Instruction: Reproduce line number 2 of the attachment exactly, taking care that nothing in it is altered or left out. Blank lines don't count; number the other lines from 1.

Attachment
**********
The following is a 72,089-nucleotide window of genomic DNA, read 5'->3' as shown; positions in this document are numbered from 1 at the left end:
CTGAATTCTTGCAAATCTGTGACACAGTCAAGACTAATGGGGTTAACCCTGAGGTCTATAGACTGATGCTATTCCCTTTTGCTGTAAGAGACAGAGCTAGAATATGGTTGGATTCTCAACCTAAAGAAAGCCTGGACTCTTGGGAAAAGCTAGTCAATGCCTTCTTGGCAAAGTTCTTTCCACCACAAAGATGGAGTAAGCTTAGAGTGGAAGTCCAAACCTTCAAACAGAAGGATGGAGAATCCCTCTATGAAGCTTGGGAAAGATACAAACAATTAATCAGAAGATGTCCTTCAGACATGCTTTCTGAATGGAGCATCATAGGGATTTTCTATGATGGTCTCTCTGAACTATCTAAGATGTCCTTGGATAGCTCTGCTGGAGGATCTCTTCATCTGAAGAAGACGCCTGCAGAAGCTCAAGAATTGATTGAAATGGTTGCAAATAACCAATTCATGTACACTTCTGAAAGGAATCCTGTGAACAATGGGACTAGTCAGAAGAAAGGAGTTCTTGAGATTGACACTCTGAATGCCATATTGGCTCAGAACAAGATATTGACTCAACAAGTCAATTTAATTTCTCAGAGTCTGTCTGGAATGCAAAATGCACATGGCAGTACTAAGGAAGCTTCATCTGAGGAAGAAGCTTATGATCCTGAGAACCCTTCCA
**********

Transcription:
CTGAATTCTTGCAAATCTGTGACACAGTCAAGACTAATGGGGTTAACCCTGAGGTCTATAGACTGATGCTATTCCCTTTTGCTGTAAGAGACAGAGCTAGAATATGGTTGGATTCTCAACCTAAAGAAAGCCTGGACTCTTGGGAAAAGCTAGTCAATGCCTTCTTGGCAAAGTTCTTTCCACCACAAAGATGGAGTAAGCTTAGAGTGGAAGTCCAAACCTTCAAACAGAAGGATGGAGAATCCCTCTATGAAGCTTGGGAAAGATACAAACAATTAATCAGAAGATGTCCTTCAGACATGCTTTCTGAATGGAGCATCATAGGGATTTTCTATGATGGTCTCTCTGAACTATCTAAGATGTCCTTGGATAGCTCTGCTGGAGGATCTCTTCATCTGAAGAAGACGCCTGCAGAAGCTCAAGAATTGATTGAAATGGTTGCAAATAACCAATTCATGTACACTTCTGAAAGGAATCCTGTGAACAATGGGACTAGTCAGAAGAAAGGAGTTCTTGAGATTGACACTCTGAATGCCATATTGGCTCAGAACAAGATATTGACTCAACAAGTCAATTTAATTTCTCAGAGTCTGTCTGGAATGCAAAATGCACATGGCAGTACTAAGGAAGCTTCATCTGAGGAAGAAGCTTATGATCCTGAGAACCCTTCCA